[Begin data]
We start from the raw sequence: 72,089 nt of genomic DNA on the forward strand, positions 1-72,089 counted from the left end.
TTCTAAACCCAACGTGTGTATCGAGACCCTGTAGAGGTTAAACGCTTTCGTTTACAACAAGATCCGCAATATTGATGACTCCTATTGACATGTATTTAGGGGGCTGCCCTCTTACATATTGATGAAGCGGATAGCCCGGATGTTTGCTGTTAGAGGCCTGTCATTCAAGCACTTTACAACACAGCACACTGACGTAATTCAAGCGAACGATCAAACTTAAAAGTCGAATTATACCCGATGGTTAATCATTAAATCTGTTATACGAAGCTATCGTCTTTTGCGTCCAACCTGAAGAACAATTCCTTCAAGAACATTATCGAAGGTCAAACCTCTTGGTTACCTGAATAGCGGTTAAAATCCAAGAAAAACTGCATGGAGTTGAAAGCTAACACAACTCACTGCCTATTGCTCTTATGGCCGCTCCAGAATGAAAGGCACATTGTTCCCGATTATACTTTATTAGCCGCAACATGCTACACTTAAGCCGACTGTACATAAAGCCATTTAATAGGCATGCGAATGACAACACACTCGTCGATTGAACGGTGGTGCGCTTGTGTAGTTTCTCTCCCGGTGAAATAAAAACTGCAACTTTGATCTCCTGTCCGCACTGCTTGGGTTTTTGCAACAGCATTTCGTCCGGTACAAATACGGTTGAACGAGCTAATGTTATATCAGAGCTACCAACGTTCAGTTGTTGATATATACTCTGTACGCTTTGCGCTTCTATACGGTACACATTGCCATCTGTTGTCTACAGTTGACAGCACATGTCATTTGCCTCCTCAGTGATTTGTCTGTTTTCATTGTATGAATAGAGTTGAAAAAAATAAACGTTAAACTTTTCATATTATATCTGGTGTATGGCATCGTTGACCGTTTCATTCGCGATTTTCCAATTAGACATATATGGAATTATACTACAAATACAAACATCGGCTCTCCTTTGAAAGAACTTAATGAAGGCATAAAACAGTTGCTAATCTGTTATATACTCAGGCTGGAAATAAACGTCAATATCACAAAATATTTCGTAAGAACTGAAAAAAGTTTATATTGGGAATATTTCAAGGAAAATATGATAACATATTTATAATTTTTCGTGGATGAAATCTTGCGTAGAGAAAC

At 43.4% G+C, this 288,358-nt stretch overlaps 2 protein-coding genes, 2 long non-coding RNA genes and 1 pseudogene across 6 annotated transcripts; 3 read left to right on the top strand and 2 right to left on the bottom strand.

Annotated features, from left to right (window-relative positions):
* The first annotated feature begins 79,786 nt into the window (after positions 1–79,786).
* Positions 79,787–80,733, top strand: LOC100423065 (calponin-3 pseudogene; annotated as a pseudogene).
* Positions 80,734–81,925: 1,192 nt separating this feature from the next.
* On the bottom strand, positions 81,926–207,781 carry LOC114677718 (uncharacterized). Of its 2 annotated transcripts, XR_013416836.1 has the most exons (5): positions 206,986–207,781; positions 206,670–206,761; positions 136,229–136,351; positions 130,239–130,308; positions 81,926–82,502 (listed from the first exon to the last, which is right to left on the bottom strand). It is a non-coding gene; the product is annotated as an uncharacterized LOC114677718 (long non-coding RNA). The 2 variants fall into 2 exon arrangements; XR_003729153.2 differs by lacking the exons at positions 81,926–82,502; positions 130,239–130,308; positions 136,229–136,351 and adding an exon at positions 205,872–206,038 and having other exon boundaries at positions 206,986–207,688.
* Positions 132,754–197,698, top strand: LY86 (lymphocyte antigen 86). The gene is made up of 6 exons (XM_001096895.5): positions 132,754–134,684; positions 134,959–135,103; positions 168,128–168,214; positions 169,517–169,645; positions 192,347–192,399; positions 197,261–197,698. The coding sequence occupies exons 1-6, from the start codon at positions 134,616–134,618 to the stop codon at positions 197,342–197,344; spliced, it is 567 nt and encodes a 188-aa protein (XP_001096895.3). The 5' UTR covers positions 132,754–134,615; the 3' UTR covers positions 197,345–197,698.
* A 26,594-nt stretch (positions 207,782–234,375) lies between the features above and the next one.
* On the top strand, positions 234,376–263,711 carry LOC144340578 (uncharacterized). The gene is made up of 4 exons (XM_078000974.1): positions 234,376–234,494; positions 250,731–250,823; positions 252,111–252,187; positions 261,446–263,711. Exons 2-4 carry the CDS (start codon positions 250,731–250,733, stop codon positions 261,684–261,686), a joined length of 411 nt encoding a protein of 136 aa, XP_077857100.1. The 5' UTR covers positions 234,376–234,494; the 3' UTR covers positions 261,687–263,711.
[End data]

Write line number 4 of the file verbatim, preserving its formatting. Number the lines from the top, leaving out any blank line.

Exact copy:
Annotated features, from left to right (window-relative positions):